Email Email   


Peninsula in the former Soviet Union, on the shore of the Black Sea. Jews first settled there during the time of the Second Temple, more than two thousand years ago, possibly even earlier. Their numbers grew under Roman rule. Old Jewish inscriptions discovered in Crimea indicate that a substantial and prosperous Jewish population existed there at the beginning of the common era. In the 8th and 9th centuries, the Khazar Kingdom flourished in the Crimea. First a pagan nation, the Khazars embraced Judaism at an early period in their history. This period of an independent Khazar state ended in 1016, when the Russians and Byzantines united to defeat the Khazars. Jewish communities survived the Tatar invasions in the 13th century. In later periods, prosperous Jewish tradesmen from the Crimea opened routes of commerce to Turkey, Russia, and Poland. When Czarist Russia annexed the region in 1784, most of the Jews were artisans and small traders. In addition to the Jewish population, Crimea had substantial Karaite communities. This sect, founded by Anan ben David during the 8th century, rejected Talmudic tradition, adhering only to biblical law.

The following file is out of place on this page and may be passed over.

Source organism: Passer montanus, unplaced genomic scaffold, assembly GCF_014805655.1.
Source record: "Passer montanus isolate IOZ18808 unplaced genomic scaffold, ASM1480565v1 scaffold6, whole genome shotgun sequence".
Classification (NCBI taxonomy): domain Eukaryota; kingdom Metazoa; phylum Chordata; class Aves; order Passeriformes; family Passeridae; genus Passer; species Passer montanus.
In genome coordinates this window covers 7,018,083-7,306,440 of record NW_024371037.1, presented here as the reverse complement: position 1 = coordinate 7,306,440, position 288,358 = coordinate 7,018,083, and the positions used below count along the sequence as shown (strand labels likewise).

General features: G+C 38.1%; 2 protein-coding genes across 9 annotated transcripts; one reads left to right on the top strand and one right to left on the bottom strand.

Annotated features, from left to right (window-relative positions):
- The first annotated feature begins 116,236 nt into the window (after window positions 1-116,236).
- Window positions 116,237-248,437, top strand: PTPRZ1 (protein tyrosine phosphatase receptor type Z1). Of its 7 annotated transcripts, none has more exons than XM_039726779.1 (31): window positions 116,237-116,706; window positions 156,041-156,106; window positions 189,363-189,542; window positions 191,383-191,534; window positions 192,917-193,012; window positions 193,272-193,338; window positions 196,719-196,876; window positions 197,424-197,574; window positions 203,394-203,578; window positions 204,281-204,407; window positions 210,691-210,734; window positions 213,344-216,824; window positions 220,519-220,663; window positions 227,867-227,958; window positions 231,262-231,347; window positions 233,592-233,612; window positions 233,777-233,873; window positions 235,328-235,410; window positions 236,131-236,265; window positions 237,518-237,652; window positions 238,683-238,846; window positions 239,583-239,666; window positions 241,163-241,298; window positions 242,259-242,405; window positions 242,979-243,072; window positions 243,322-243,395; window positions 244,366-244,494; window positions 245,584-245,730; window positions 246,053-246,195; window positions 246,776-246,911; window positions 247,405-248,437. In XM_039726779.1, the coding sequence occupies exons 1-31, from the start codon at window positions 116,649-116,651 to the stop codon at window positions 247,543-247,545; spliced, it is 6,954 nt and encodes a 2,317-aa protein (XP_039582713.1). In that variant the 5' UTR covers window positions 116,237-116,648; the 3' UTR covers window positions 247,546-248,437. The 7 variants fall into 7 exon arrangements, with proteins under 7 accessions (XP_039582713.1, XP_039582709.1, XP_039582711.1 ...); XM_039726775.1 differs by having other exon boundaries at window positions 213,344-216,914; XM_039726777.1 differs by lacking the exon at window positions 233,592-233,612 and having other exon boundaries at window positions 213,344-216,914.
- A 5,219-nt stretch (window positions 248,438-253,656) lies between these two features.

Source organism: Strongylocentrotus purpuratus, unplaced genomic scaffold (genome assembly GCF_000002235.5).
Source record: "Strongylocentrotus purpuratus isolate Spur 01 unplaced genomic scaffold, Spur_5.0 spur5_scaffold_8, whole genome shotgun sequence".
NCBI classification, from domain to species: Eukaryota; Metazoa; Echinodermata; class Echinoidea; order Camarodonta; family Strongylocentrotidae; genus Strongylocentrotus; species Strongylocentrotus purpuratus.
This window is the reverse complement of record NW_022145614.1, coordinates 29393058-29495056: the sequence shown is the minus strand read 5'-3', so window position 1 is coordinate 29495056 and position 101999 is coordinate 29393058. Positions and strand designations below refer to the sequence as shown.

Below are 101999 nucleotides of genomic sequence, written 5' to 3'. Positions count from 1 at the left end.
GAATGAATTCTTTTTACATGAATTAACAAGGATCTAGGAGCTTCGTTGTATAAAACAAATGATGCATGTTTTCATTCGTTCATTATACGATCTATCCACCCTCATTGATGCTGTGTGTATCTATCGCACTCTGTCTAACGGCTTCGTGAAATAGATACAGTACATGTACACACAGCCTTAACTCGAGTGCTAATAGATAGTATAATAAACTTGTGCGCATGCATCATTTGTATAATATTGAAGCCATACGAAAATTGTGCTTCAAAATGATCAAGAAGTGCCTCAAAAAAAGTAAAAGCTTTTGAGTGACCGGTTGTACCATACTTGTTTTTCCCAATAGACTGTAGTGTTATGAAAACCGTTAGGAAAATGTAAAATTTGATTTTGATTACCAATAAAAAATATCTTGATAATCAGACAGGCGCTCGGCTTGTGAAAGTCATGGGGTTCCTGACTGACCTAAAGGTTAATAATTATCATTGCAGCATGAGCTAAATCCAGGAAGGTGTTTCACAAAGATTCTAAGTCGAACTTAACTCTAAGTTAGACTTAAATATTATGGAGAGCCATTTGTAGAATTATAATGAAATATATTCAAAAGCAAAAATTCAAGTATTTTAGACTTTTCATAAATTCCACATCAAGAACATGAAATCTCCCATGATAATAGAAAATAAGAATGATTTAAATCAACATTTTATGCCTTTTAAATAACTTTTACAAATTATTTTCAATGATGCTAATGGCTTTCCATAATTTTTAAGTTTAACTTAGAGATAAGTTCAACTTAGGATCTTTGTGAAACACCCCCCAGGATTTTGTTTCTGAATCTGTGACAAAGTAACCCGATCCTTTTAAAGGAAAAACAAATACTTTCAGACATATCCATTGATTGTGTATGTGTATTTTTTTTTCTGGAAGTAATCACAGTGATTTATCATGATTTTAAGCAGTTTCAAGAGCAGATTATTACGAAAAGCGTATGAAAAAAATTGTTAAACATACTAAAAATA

In 1924, the Soviet government set aside some of the land of this area for Jewish colonization. Jewish families who had lost their means of livelihood because of the government ban on private enterprise emigrated to the Crimea. A special organization, Komzet, the Commission for the Rural Placement of Jewish Toilers, supervised the colonization. The American Joint Distribution Committee (JDC) extended financial and technical help to the settlers through the Agro-Joint. Before World War II, there were about 80,600 Jews in the Crimea, out of a total population of more than a million. Twenty-five thousand Jews engaged in agriculture. During Nazi occupation, all the Jewish colonies were destroyed, and most Jews perished. Only a small number returned to their homes after the war.

Print Friendly, PDF & Email